April 1, 2004Why the ultimate e-government effort failed to get off the ground.
n 1997, a glimmer of revolution appeared in a tiny, overlooked office in the Pentagon.
Thousands of surveys from U.S. citizens and soldiers living abroad during the 1996 election poured into the Federal Voting Assistance Program, a 13-person office that administers absentee voting for 6 million military service members and other Americans living overseas. As it does after every election, FVAP asked its constituents what problems they encountered in exercising their most basic democratic right.
The results weren't heartening. Then and now, voting from abroad can be a cumbersome, time-consuming affair, an electoral crapshoot with international mail as the dice. Some voters in remote areas of foreign countries rely on moribund local postal systems that might not deliver absentee ballots by Election Day. Some voters claim they never even receive ballots from their home districts. (There are more than 13,000 voting districts in the United States.) Some absentee ballots must be postmarked prior to Election Day. Others must be signed by a notary public, whose services the voter must find and pay for. Some counties throw out ballots that arrive late. Local officials decide which ones are too mangled to read.
Federal officials have no power to write uniform election procedures. Statistics are slim for how many people are effectively disenfranchised by these absentee voting hurdles, but anyone familiar with the Byzantine process will tell you that thousands of ballots go uncounted.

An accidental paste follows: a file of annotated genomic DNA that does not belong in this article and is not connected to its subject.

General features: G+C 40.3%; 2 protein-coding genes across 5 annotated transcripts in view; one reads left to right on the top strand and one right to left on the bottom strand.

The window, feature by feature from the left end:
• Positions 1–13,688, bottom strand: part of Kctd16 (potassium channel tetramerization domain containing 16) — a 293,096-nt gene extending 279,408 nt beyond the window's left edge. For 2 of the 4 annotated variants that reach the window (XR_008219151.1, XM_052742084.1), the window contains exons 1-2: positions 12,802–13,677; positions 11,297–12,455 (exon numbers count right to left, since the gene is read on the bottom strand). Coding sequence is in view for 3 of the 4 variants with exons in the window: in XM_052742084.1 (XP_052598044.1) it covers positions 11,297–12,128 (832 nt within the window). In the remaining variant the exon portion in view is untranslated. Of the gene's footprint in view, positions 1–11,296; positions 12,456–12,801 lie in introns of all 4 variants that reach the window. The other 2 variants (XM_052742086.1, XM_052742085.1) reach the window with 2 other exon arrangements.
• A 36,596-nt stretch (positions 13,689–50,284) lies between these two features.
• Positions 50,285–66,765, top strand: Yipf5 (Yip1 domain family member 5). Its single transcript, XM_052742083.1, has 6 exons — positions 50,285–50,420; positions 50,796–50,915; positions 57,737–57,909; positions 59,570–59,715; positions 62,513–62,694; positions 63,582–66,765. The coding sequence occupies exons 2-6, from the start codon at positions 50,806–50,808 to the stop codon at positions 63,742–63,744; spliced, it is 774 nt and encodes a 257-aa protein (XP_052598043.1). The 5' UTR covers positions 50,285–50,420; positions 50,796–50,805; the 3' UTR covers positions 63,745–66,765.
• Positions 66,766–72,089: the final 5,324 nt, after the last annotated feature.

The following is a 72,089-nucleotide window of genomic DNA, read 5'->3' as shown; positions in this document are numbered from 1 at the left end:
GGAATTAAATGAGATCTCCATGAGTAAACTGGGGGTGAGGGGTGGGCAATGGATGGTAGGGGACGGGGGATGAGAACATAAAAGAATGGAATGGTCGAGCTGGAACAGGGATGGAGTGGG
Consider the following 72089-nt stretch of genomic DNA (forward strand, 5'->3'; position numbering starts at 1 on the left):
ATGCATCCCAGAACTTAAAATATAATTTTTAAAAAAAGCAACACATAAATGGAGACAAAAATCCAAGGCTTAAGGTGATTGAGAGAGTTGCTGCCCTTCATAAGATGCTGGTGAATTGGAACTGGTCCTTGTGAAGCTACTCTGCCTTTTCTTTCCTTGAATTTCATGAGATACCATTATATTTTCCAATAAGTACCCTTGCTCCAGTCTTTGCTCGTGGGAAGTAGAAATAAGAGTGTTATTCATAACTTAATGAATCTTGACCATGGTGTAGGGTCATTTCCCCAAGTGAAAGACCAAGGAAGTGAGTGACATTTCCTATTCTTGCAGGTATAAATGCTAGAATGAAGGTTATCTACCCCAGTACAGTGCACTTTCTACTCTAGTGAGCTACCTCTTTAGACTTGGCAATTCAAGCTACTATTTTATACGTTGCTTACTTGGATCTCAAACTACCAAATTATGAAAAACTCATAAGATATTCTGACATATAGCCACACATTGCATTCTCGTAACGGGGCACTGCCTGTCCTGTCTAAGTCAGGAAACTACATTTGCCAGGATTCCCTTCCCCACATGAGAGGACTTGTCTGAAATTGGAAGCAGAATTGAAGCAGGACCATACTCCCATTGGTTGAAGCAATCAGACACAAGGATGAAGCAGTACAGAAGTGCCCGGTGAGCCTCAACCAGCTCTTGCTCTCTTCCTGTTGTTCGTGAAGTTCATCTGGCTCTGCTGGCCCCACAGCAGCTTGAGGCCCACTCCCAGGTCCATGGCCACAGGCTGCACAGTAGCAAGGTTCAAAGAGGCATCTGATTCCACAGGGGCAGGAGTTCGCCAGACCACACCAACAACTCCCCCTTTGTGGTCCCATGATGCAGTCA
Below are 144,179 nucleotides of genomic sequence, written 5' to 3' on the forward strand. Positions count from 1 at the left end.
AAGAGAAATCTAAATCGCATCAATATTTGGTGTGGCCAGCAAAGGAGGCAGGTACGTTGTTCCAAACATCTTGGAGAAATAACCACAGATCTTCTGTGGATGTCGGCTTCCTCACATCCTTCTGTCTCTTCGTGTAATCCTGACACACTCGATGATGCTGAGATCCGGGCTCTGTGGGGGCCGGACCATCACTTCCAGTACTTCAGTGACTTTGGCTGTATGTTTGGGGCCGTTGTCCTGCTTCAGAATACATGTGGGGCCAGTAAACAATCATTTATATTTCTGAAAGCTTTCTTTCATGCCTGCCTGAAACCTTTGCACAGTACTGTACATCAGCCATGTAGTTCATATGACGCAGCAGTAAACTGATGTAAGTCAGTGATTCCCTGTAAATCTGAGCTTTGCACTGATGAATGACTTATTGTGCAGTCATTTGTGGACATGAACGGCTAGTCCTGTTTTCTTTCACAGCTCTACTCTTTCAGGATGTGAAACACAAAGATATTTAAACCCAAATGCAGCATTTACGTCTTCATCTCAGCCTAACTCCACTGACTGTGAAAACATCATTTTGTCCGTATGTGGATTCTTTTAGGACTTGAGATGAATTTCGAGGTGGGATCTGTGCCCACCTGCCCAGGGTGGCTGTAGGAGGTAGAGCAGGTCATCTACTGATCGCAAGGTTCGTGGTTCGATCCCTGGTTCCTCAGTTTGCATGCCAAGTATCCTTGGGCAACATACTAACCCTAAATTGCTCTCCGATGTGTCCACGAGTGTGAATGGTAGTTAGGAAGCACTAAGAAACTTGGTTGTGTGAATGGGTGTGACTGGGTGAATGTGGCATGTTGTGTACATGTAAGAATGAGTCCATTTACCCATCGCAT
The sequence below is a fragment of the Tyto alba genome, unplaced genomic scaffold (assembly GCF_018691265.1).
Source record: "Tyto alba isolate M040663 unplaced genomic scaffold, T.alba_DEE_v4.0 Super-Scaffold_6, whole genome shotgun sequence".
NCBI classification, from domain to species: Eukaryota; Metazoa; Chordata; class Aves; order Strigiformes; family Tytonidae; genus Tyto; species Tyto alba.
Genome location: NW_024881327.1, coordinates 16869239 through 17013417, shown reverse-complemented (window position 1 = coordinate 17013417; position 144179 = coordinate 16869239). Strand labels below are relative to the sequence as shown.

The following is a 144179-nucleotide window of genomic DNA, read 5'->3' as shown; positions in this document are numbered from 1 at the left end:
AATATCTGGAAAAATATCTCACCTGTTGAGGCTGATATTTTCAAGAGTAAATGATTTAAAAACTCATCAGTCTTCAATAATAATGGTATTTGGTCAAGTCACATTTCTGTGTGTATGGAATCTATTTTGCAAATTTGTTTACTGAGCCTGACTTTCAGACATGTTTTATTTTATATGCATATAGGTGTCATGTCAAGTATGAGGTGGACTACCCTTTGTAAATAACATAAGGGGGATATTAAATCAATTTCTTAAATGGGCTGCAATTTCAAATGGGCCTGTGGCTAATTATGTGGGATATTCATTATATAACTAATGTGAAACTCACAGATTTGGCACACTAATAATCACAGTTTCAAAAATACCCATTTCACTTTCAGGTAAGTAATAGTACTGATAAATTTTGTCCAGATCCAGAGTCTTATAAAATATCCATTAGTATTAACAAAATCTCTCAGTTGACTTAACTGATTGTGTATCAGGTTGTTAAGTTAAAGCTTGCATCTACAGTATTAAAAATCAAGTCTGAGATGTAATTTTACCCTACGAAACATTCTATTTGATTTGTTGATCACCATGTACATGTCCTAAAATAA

FVAP officials knew voters were frustrated. But after the 1996 survey, they found out they also were impatient. By then, the Internet had enraptured Americans. Real life flourished virtually online. You could buy books, register your car and send messages to astronauts in the space shuttle. E-commerce and e-communication abounded. When would e-government catch up? People wanted to know, "When are we going to be able to vote by computer?" says Polli Brunelli, the director of FVAP.
The voting office spent the next several years devising a plan to let some voters send their ballots over the Internet, instead of through the mail. In 2002, spurred by the clamor for voting reform following the 2000 Florida recount debacle in which overseas ballots were hotly contested, FVAP launched the most ambitious, complex and expensive online voting initiative in U.S. history, the Secure Electronic Registration and Voting Experiment. The experiment would involve 100,000 voters-only .0009 percent of the total number of voters in 2000.
But it never saw the light of day.
FVAP asked 10 experts, including political and computer scientists, to inspect SERVE and determine whether it would keep votes private and tamperproof. Given the 269-vote margin in Florida that officially separated George Bush from Al Gore, SERVE couldn't tolerate error, accidental or intentional. But before the panel could complete its final report, four computer scientist members, among them the most vocal and well-known opponents of Internet voting, penned a scathing rebuke of the system, saying security flaws and design weaknesses made it an easy target for digital saboteurs.